JP: Most deals still fail to achieve their full, anticipated pre-deal strategic or financial value proposition. Until you reach the point of steady-state operations, integration is often more tactically focused than strategically focused. A common mistake we see is that organizations declare victory when they reach some interim level of integration, but whether due to exhaustion, distraction, resource deficits or other factors, they fail to address the long-term value creation objectives of the deal. It is extremely important to emphasize that steady state operations usually does not mean “integration complete.” To paraphrase Churchill, “This is not the end or the beginning of the end, but the end of the beginning.”

For example, beginning on Day 1 the initial focus is usually on launching the immediate integration activities and consolidation “quick wins” through a transition management structure to coordinate among and between two different day-to-day operational models. The emphasis then can shift more toward further stabilizing the combined business by establishing interim processes that will be used until full operational cut-over is achieved.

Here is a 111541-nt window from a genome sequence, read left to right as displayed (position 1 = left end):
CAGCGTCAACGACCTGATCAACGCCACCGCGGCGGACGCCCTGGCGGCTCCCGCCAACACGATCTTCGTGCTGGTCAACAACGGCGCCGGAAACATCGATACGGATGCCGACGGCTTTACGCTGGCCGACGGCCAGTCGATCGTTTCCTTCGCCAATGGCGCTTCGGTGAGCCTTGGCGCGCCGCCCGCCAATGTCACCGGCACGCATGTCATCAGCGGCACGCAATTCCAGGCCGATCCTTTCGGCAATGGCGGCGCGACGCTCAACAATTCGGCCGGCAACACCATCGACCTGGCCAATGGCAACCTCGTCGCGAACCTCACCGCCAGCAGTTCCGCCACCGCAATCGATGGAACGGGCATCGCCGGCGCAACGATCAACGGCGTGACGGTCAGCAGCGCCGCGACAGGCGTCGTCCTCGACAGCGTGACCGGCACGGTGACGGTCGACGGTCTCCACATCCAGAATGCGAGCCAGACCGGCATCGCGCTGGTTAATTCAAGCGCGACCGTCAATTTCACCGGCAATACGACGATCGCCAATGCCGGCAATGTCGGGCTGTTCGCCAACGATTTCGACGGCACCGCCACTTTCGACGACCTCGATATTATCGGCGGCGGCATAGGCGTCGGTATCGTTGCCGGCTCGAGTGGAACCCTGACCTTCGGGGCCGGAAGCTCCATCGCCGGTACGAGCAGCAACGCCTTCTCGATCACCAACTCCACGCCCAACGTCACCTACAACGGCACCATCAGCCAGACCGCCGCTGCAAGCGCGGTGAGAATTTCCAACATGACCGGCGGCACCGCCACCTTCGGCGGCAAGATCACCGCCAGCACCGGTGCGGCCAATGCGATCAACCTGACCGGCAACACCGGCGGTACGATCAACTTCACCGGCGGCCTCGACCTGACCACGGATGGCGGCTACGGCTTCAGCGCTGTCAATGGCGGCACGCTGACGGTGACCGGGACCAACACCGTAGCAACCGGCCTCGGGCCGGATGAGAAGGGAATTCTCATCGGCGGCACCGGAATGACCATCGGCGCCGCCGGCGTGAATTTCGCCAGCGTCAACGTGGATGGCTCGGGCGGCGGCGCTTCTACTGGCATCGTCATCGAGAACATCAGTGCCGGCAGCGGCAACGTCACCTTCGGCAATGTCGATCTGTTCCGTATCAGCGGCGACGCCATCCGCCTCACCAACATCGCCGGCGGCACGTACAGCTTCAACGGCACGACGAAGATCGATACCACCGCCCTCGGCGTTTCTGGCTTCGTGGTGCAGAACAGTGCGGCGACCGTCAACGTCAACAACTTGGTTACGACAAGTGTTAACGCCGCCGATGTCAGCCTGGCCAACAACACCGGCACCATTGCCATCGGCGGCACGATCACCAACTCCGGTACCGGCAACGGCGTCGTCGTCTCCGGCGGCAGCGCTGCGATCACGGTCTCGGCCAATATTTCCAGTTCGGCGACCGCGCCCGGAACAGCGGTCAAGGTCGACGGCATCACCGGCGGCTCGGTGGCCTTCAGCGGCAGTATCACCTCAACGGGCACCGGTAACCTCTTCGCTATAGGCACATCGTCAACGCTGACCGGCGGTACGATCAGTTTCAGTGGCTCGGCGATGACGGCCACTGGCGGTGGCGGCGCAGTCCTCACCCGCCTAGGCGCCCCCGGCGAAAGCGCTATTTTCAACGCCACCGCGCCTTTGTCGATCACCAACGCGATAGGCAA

Steady-state operations does, however, serve as a very important pivot-point to longer-term integration planning and execution to address what matters most: rationalizing IT infrastructure and applications; transformation of the sales function; using technology as a competitive differentiator; building high-performance cultural attributes; developing new products or services that meld the best practices of the two companies in a unique and distinctive way; and other specific elements as may be required to deliver on the full value proposition of the deal and achieve the desired degree of operational integration.

MH: What are a few other “lessons learned” to consider when planning a successful operational cut-over?

JP: Even experienced acquirers have to consciously adapt and apply their prior lessons learned to each new situation. Here are a few things to watch out for.